Happy Birthday, Singapore

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Dear friends, I published an essay about Singaporean nationalism and patriotism on Mothership.sg, one of Singapore’s newer alternative news sites. Incidentally, I sit on the advisory board of Project Fisher-men, a social enterprise that owns Mothership.

Click here to read it on Mothership.

Alternatively, it is reproduced here:

Every year in the days leading up to August 9th, a maelstrom of emotions swirls deep within me. I am never quite sure how to react to Singapore’s National Day.

“But why are you singing Stand up for Singapore?” asks my Chinese Peranakan wife, who is indifferent towards the patriotism, but wholly enthusiastic about the day off. It’s subconscious, I say, a reaction to hearing the catchy tune somewhere in July, the month of cheesy patriotic jingles in Singapore.

My fundamental problem with National Day has nothing to do with Singapore per se. Rather, I am generally skeptical about nationalism and patriotism, and their expressions anywhere in the world. Nationalism’s slippery slope to fascism — from Adolf and Idi to Perkasa — seems to far outweigh any benefits.

I prefer to exist, naively, in an idealistic parallel universe where borders are fluid and the oneness of humanity is cherished. With ethnicity, religion and culture already dividing the peoples of the world, why cloak ourselves with another layer of differentiation?

There are also particular, localised reasons for my ambivalence. And it is, indeed, ambivalence, not just doubt, because National Day has first always made me warm and fuzzy inside.

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Culinary post from China: Sichuan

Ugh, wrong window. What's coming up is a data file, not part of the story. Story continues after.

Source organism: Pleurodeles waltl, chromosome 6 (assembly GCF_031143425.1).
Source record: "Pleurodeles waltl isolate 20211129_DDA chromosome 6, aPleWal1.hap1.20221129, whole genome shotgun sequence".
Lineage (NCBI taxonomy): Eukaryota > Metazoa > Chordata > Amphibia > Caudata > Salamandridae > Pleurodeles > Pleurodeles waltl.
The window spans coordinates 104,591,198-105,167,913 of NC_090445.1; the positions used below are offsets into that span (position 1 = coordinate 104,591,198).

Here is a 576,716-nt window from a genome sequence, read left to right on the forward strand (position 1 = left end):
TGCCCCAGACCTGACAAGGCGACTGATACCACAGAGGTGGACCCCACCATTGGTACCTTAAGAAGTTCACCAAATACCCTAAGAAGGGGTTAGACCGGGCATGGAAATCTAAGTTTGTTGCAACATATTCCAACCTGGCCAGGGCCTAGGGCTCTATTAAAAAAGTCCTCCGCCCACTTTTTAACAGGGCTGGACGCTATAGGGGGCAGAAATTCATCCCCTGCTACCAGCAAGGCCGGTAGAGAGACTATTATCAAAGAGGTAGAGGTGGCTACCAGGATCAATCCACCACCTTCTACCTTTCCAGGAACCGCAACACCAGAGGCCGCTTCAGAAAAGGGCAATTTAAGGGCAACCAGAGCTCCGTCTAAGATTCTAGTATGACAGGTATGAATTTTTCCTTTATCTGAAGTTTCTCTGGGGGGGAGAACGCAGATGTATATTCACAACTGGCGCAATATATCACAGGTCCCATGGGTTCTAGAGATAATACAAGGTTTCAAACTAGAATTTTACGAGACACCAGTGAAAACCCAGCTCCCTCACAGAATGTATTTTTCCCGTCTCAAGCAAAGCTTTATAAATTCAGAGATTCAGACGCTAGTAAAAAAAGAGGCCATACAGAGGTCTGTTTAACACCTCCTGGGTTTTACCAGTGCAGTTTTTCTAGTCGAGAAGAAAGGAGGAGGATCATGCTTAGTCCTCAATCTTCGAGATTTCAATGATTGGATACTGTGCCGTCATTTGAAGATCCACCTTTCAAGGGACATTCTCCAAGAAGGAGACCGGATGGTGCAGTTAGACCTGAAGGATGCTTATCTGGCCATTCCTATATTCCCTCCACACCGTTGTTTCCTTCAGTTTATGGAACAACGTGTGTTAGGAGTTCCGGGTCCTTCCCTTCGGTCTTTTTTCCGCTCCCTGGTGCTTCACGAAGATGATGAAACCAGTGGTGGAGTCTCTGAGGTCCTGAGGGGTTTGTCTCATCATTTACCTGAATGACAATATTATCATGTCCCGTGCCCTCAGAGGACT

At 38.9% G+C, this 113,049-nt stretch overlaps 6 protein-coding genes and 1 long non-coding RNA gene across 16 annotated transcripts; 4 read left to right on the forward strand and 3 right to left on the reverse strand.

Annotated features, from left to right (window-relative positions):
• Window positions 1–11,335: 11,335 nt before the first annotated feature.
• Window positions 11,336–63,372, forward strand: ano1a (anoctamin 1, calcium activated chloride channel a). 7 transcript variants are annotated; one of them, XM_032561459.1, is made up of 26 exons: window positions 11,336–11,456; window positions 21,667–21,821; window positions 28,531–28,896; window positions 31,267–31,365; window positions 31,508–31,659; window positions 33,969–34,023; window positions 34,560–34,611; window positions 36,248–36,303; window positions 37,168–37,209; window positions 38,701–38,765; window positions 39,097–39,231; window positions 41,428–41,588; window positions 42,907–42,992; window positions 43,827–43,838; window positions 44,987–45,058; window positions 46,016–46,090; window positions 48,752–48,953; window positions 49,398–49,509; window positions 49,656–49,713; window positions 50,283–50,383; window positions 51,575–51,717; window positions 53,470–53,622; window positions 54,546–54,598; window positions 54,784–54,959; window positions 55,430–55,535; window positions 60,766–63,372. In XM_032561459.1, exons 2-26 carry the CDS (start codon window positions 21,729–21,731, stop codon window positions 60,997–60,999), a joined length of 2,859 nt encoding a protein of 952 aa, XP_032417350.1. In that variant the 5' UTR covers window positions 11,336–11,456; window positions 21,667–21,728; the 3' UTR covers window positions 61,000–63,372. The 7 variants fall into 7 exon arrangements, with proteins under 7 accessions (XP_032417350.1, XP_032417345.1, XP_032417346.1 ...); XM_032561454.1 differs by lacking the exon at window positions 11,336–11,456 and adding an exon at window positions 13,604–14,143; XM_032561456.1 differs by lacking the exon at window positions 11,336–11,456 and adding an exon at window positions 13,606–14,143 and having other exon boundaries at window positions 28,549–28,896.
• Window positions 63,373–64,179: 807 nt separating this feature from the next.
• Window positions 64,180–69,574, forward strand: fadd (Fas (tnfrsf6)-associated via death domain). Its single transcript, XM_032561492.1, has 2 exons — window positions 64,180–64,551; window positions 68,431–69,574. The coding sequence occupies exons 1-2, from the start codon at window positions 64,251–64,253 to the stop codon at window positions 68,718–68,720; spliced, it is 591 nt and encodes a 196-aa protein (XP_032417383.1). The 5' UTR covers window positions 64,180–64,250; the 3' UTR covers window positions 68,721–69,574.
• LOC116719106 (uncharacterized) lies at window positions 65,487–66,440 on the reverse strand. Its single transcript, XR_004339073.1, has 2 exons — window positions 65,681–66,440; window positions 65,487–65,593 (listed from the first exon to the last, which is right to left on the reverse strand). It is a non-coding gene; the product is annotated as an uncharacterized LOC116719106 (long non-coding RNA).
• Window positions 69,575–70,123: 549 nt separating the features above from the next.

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Mapo doufu

This post is meant to accompany my First letter from China: Sichuan. Since digestive difficulties have prevented me from tasting Chengdu’s wonderful food on this Kerala to Shaolin trip, I will instead narrate a story from April 2012, when I visited for the first time with my wife Li Ling.

Barely 15 minutes after reaching Buddha Zen, our hotel, we are on our way out. Ling has gotten directions to a local restaurant and we are walking briskly, after pulling on a thin extra layer for the crisp Spring evening. Unfortunately, we cover only about 300 metres before I get distracted by skewers of raw meat lying next to a charcoal grill. Perhaps more importantly, there is a wide tray of chilli flakes sitting next to it.

A few minutes later, the eager, young Chinese BBQ master is brushing the chilli onto sizzling meat cubes, using a giant paint brush, the kind one uses to paint walls. The meat is good enough, but we are to have much better.

I am ecstatic, though, that my mouth is finally on fire. I had spent months dreaming of this moment—my first chilli high in Sichuan. It is, I imagine, much like one’s first scotch in Scotland; or joint in Jamaica.

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